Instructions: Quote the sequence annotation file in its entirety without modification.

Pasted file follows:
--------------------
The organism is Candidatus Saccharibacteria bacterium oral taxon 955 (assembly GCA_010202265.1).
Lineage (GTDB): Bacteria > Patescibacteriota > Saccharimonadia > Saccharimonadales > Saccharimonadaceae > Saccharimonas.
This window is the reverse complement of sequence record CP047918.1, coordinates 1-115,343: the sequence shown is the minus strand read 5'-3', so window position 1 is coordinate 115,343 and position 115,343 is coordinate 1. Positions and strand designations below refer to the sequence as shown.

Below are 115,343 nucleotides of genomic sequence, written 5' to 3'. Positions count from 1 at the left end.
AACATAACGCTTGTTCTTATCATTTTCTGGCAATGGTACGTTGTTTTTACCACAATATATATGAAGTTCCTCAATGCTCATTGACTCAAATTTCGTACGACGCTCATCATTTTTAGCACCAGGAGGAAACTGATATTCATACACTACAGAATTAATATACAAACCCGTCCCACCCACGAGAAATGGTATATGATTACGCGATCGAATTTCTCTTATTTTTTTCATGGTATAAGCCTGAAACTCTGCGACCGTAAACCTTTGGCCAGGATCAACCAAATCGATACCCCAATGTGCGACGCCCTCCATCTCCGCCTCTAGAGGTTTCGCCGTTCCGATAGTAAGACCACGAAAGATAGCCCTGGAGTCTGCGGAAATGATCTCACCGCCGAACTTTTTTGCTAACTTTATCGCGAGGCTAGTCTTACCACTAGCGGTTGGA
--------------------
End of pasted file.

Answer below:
The organism is Candidatus Saccharibacteria bacterium oral taxon 955 (assembly GCA_010202265.1).
Lineage (GTDB): Bacteria > Patescibacteriota > Saccharimonadia > Saccharimonadales > Saccharimonadaceae > Saccharimonas.
This window is the reverse complement of sequence record CP047918.1, coordinates 1-115,343: the sequence shown is the minus strand read 5'-3', so window position 1 is coordinate 115,343 and position 115,343 is coordinate 1. Positions and strand designations below refer to the sequence as shown.

Below are 115,343 nucleotides of genomic sequence, written 5' to 3'. Positions count from 1 at the left end.
AACATAACGCTTGTTCTTATCATTTTCTGGCAATGGTACGTTGTTTTTACCACAATATATATGAAGTTCCTCAATGCTCATTGACTCAAATTTCGTACGACGCTCATCATTTTTAGCACCAGGAGGAAACTGATATTCATACACTACAGAATTAATATACAAACCCGTCCCACCCACGAGAAATGGTATATGATTACGCGATCGAATTTCTCTTATTTTTTTCATGGTATAAGCCTGAAACTCTGCGACCGTAAACCTTTGGCCAGGATCAACCAAATCGATACCCCAATGTGCGACGCCCTCCATCTCCGCCTCTAGAGGTTTCGCCGTTCCGATAGTAAGACCACGAAAGATAGCCCTGGAGTCTGCGGAAATGATCTCACCGCCGAACTTTTTTGCTAACTTTATCGCGAGGCTAGTCTTACCACTAGCGGTTGGA